Nores: Hurricane track prediction has improved about 20% over the last 10 years, due in part to both spaceborne and airborne EESS observations This year, for the first time, 5-day tropical storm and hurricane forecasts were issued Timely, accurate, and cost-effective public warnings and forecasts of severe weather events, reduce the potential loss of human life and property and advance the national economy. This becomes more important as more people live and develop property along the coastlines. Microwave Imagery and Sounding products improve prediction of precipitation, surface wind speed and direction Increase in hurricane landfall forecast skill saves an estimated $1 million per mile of coastline that does not have to be evacuated Improved observations yield improved early warnings, which in turn mitigate the devastating effects of floods through disaster planning and response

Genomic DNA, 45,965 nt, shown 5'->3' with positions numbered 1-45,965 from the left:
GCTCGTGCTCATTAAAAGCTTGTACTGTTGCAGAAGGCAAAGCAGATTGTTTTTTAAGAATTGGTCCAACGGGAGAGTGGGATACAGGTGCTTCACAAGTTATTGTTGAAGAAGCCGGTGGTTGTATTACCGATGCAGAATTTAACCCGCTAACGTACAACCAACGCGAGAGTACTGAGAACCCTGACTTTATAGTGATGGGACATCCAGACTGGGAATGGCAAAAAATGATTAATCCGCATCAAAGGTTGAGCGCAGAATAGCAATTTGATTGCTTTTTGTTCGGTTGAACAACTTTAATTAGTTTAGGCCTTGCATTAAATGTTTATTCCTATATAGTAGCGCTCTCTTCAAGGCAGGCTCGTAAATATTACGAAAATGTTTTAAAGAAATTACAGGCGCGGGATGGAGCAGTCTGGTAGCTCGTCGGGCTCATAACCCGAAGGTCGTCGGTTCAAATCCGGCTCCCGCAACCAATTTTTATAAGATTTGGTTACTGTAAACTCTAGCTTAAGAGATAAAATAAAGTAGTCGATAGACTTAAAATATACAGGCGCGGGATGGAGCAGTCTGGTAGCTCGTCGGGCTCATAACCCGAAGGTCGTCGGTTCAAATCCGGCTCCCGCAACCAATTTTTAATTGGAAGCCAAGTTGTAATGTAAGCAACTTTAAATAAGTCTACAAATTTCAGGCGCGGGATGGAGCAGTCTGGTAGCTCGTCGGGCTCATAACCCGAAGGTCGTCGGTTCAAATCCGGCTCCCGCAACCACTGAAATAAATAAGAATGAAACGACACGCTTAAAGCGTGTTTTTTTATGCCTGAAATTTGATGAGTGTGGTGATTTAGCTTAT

Disaster Management EARTH SYSTEM MODELS Earthquake: MMI, Quakesim Hurricane: HURRSIM Flood: SLOSH, WAVEwatch, STWAVE, HURSURGE Land: GPS Network, SBEACH Building Cost Models: ATC-13 Building Structure Models: EPEDAT Predictions DECISION SUPPORT TOOLS HAZUS-MH (Hazards U.S. - Multi Hazard) Earthquake prediction Floods Hurricane & Typhoons Land Surface Topography Global Precipitation Ocean Surface Winds Surface Deformation Motions of the Earth’s Interior Disaster Recovery/ Mitigation Land use decision Potential economic loss Estimation of direct damage, induced damage, direct losses, and indirect losses Accurate risk prediction to communities Loss estimates of buildings, essential facilities, transportation & utility lifelines, and population Social impacts VALUE & BENEFITS Identify/ Prioritize high-risk communities Reduction in lives lost Reduction in damage cost Anticipate the scope of disaster-related damage Improve disaster response Community Planning *Supported Non-NASA Model Data For each of the application areas a chart is provided describing the flow of data and data products through the modeling and decision process associated with the societal benefits. Please note that these are not exhaustive examinations and include modeling which is experimental in nature and not proven for operational use. In particular, earth quake modeling is experimental. Also provided on the chart are the US agencies and bureaus collaborating in the decision process. EARTH OBSERVATORIES Land: Landsat, SRTM, GPS, SCIGN, Terra, Aqua Ocean: QuickSCAT, Seawinds, IceSAT, GOES, POES, SSMI, JASON, TOPEX/POSEIDON Atmosphere: TRMM, GOES, POES, GPM, NPP, NPOESS Observations *Future Mission